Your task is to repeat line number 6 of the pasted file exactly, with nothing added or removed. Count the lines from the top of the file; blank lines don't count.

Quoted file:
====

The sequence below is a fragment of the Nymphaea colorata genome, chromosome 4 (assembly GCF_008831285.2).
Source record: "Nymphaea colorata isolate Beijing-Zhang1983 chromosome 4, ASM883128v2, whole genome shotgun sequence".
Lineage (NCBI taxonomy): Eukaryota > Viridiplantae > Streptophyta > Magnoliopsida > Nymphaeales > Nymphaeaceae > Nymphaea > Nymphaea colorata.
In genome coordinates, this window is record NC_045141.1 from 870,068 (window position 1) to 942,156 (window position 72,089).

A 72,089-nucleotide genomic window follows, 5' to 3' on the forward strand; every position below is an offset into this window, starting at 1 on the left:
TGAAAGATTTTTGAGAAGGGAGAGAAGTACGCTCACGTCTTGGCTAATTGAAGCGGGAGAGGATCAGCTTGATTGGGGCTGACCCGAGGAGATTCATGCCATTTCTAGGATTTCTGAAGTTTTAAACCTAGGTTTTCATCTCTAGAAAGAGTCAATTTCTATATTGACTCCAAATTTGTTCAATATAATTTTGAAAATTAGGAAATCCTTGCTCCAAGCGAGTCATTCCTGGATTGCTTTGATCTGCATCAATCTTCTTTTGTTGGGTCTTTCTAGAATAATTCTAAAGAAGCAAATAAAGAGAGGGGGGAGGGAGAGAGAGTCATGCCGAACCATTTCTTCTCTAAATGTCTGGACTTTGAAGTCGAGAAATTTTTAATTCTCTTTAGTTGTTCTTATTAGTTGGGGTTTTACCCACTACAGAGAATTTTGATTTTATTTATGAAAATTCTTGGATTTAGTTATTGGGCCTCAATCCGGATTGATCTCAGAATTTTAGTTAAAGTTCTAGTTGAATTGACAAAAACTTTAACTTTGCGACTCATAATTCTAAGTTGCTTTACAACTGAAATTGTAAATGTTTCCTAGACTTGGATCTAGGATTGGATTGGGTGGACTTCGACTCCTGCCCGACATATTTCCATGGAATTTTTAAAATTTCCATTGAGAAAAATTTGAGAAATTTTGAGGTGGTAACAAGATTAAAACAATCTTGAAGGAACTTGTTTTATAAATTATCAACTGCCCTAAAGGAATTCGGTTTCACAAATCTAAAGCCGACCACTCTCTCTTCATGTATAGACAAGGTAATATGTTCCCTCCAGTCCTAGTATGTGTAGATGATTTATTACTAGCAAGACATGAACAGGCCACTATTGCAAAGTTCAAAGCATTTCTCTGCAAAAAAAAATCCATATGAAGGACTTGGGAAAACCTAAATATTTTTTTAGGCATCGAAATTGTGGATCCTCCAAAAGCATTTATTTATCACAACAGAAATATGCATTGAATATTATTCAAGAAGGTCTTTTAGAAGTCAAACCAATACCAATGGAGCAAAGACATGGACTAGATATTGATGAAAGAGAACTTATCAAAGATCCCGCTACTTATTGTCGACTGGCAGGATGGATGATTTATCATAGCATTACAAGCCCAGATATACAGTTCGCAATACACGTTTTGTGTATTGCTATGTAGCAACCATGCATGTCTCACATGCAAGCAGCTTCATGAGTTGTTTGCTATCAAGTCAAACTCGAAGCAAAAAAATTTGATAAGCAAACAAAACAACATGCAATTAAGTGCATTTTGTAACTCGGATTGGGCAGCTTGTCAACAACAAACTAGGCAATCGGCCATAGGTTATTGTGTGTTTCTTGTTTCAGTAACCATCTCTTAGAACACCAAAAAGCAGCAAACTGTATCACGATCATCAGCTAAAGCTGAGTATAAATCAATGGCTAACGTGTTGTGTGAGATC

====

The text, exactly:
TGAAAGATTTTTGAGAAGGGAGAGAAGTACGCTCACGTCTTGGCTAATTGAAGCGGGAGAGGATCAGCTTGATTGGGGCTGACCCGAGGAGATTCATGCCATTTCTAGGATTTCTGAAGTTTTAAACCTAGGTTTTCATCTCTAGAAAGAGTCAATTTCTATATTGACTCCAAATTTGTTCAATATAATTTTGAAAATTAGGAAATCCTTGCTCCAAGCGAGTCATTCCTGGATTGCTTTGATCTGCATCAATCTTCTTTTGTTGGGTCTTTCTAGAATAATTCTAAAGAAGCAAATAAAGAGAGGGGGGAGGGAGAGAGAGTCATGCCGAACCATTTCTTCTCTAAATGTCTGGACTTTGAAGTCGAGAAATTTTTAATTCTCTTTAGTTGTTCTTATTAGTTGGGGTTTTACCCACTACAGAGAATTTTGATTTTATTTATGAAAATTCTTGGATTTAGTTATTGGGCCTCAATCCGGATTGATCTCAGAATTTTAGTTAAAGTTCTAGTTGAATTGACAAAAACTTTAACTTTGCGACTCATAATTCTAAGTTGCTTTACAACTGAAATTGTAAATGTTTCCTAGACTTGGATCTAGGATTGGATTGGGTGGACTTCGACTCCTGCCCGACATATTTCCATGGAATTTTTAAAATTTCCATTGAGAAAAATTTGAGAAATTTTGAGGTGGTAACAAGATTAAAACAATCTTGAAGGAACTTGTTTTATAAATTATCAACTGCCCTAAAGGAATTCGGTTTCACAAATCTAAAGCCGACCACTCTCTCTTCATGTATAGACAAGGTAATATGTTCCCTCCAGTCCTAGTATGTGTAGATGATTTATTACTAGCAAGACATGAACAGGCCACTATTGCAAAGTTCAAAGCATTTCTCTGCAAAAAAAAATCCATATGAAGGACTTGGGAAAACCTAAATATTTTTTTAGGCATCGAAATTGTGGATCCTCCAAAAGCATTTATTTATCACAACAGAAATATGCATTGAATATTATTCAAGAAGGTCTTTTAGAAGTCAAACCAATACCAATGGAGCAAAGACATGGACTAGATATTGATGAAAGAGAACTTATCAAAGATCCCGCTACTTATTGTCGACTGGCAGGATGGATGATTTATCATAGCATTACAAGCCCAGATATACAGTTCGCAATACACGTTTTGTGTATTGCTATGTAGCAACCATGCATGTCTCACATGCAAGCAGCTTCATGAGTTGTTTGCTATCAAGTCAAACTCGAAGCAAAAAAATTTGATAAGCAAACAAAACAACATGCAATTAAGTGCATTTTGTAACTCGGATTGGGCAGCTTGTCAACAACAAACTAGGCAATCGGCCATAGGTTATTGTGTGTTTCTTGTTTCAGTAACCATCTCTTAGAACACCAAAAAGCAGCAAACTGTATCACGATCATCAGCTAAAGCTGAGTATAAATCAATGGCTAACGTGTTGTGTGAGATC